A press release from the U.S. Attorney’s Office,:
WAUKEGAN GROCER AND WIFE INDICTED FOR ALLEGEDLY
DEFRAUDING U.S. FOOD STAMP AND NUTRITION PROGRAMS OF
MORE THAN $500,000
CHICAGO — A Waukegan couple who operate a small grocery were indicted for allegedly defrauding government food stamp and nutrition programs of more than $500,000 over the last two years following an undercover investigation, federal law enforcement officials announced today.
The defendants, Fatima and Khaled Saleh, who own and operate Sunset Food Market in Waukegan, allegedly illegally exchanged cash with customers who made falsely inflated purchases using food stamp cards and nutrition coupons.
They also allegedly purchased items, typically infant formula, that customers bought at other stores using their program benefits, paying customers approximately half of the value of the items in cash and then re-selling the same items in their store at a substantially higher price.
Khaled Saleh, 46, and Fatima Saleh, 35, were each charged with one count of conspiracy to defraud government programs and one count of Agriculture Department program fraud in a two-count indictment that was returned by a federal grand jury yesterday, announced Patrick J. Fitzgerald, United States Attorney for the Northern District of Illinois, together with Joe Smith, Special Agent-in-Charge of the U.S. Department of Agriculture Office of Inspector General, and John Gullickson, Acting Special Agent-in-Charge of the U.S. Secret Service, both in Chicago.
The Illinois Department of Human Services assisted in the investigation.
The charges followed an investigation in which a USDA-OIG agent, acting undercover, allegedly exchanged food stamp benefits for cash and used benefits to purchase formula at a discount store and then sold the formula cans for half the price in cash to the Salehs on several occasions.
Agents executed a federal search warrant at Sunset market on April 26, 2011, and the Salehs were arrested last month on a criminal complaint.
Both defendants remain free on bond and will be arraigned at a later date in U.S. District Court.
After the search of the store, Fatima Saleh went to her apartment and agents observed her leaving a short time later with a suitcase and her mother.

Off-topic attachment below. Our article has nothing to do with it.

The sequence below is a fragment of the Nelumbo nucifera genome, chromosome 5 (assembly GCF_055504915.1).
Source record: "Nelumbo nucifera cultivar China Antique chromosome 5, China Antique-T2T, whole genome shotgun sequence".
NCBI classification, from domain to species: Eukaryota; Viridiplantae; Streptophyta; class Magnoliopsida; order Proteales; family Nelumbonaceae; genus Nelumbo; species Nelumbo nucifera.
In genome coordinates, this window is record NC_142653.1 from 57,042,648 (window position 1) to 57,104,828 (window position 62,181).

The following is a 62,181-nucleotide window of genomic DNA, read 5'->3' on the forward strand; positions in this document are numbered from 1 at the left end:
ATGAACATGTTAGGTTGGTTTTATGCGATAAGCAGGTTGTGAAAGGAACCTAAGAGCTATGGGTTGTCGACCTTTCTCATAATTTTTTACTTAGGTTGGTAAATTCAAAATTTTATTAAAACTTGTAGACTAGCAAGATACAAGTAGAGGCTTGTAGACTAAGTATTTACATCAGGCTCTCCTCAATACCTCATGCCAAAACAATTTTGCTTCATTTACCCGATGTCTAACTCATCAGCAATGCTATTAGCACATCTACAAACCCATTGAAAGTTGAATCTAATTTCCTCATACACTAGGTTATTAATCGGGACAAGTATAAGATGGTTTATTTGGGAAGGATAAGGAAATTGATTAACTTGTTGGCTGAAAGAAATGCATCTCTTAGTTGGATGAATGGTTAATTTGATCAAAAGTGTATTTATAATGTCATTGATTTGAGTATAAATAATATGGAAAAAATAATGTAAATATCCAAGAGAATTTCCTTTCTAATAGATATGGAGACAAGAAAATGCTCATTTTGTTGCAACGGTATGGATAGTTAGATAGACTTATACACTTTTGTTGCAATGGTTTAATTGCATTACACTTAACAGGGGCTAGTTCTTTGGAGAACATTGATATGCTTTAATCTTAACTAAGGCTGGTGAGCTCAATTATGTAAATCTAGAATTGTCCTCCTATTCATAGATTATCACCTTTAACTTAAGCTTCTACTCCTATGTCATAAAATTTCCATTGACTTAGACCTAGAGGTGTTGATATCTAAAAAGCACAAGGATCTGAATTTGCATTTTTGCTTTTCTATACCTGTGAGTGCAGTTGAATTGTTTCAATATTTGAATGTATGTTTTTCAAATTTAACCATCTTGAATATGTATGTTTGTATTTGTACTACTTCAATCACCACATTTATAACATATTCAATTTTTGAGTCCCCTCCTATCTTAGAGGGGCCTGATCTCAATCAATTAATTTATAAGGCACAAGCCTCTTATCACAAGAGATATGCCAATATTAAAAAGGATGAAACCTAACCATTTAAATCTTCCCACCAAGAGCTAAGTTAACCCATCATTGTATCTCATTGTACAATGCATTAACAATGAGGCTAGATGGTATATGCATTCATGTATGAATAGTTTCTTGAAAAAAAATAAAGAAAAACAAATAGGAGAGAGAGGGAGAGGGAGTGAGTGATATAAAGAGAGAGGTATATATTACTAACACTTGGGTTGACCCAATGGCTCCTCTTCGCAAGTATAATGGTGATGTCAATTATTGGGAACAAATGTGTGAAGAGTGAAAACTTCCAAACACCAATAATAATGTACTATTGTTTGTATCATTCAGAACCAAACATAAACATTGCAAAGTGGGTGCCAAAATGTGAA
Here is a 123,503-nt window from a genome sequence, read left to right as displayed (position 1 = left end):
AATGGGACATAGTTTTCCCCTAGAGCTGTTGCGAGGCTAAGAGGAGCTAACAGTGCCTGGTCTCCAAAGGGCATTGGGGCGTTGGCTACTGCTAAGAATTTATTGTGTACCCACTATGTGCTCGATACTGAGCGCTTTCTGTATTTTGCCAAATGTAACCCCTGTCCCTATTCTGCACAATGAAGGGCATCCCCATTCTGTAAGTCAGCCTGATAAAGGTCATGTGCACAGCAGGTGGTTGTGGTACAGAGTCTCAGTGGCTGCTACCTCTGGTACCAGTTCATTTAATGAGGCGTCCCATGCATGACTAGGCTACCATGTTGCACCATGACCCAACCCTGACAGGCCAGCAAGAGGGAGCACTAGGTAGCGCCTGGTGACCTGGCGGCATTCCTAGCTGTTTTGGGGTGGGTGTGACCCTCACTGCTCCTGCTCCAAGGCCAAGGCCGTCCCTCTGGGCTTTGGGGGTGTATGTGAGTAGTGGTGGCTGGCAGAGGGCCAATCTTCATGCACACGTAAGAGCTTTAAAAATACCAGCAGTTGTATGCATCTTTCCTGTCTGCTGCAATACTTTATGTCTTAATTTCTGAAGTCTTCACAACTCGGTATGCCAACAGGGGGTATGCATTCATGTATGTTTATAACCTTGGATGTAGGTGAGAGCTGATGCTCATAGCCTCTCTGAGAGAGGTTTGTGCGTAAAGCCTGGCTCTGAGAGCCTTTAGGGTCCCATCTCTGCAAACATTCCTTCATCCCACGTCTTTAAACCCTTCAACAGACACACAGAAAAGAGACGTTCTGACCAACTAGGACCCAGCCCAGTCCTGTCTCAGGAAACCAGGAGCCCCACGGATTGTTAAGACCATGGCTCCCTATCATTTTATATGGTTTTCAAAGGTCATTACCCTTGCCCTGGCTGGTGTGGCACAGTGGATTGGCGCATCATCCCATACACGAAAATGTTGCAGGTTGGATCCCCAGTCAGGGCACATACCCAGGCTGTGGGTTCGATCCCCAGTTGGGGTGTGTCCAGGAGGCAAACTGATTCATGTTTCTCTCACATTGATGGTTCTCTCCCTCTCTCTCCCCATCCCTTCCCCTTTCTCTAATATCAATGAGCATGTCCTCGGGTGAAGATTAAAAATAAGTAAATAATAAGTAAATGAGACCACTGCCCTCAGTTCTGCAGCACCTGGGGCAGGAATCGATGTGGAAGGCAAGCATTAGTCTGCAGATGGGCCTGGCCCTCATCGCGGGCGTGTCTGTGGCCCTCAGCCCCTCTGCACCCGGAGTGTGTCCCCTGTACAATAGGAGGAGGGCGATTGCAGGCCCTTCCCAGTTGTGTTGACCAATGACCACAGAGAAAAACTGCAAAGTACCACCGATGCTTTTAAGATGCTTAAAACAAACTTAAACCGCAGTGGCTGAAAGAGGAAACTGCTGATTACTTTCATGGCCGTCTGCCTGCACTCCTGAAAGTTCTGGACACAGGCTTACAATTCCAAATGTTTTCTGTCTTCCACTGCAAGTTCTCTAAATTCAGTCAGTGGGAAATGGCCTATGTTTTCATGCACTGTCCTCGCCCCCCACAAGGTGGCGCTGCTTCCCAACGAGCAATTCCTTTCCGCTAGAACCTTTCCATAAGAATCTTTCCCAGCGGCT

After giving consent to search the suitcase, agents found more than $350,000 cash and more than 800 coupon vouchers for the Women, Infants and Children Program (WIC), a supplemental food program to provide a more nutritious diet to low-income infants, young children and pregnant and post-partum women.
Agents later discovered an additional $25,000 cash in the couple’s apartment.
The indictment seeks forfeiture of approximately $377,000 seized on April 26, as well as more than $14,500 seized from Sunset Food’s bank account.
According to the indictment, in addition to accepting WIC coupons, Sunset Foods also participated in the Supplemental Nutrition Assistant Program, formerly known as the Food Stamp Program, and was authorized to accept LINK cards used by customers to purchase eligible food items.
Between August 2009 and April 2011, the defendants redeemed more than $1.175 million in LINK food stamp and WIC coupons, with more than $500,000 being obtained through the fraud, the indictment alleges.
The store’s participation in the programs has been suspended.
Court documents allege that Fatima Saleh had applied for and received LINK food stamp benefits and WIC coupons for herself.
In 2010, she last received WIC vouchers and as much as $952 a month in LINK card benefits, and a month ago she was receiving $738 a month in food stamp benefits.
The government is being represented by Assistant U.S. Attorney Andrew R. DeVooght.
Each count of the indictment carries a maximum penalty of five years in prison and a $250,000 fine. If convicted, restitution is mandatory and the Court must impose a reasonable sentence under the advisory United States Sentencing Guidelines.
The public is reminded that an indictment contains only charges and is not evidence of guilt. The defendants are presumed innocent and are entitled to a fair trial at which the United States has the burden of proving guilt beyond a reasonable doubt.